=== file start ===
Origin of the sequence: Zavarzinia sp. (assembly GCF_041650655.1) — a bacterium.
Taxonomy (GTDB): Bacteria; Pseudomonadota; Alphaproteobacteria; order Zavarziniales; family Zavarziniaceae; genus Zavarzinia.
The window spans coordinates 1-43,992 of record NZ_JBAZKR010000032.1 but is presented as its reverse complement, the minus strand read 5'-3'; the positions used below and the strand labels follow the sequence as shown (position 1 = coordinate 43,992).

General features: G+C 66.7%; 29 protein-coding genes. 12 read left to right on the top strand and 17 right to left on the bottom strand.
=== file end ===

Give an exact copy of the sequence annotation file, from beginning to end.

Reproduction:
Origin of the sequence: Zavarzinia sp. (assembly GCF_041650655.1) — a bacterium.
Taxonomy (GTDB): Bacteria; Pseudomonadota; Alphaproteobacteria; order Zavarziniales; family Zavarziniaceae; genus Zavarzinia.
The window spans coordinates 1-43,992 of record NZ_JBAZKR010000032.1 but is presented as its reverse complement, the minus strand read 5'-3'; the positions used below and the strand labels follow the sequence as shown (position 1 = coordinate 43,992).

General features: G+C 66.7%; 29 protein-coding genes. 12 read left to right on the top strand and 17 right to left on the bottom strand.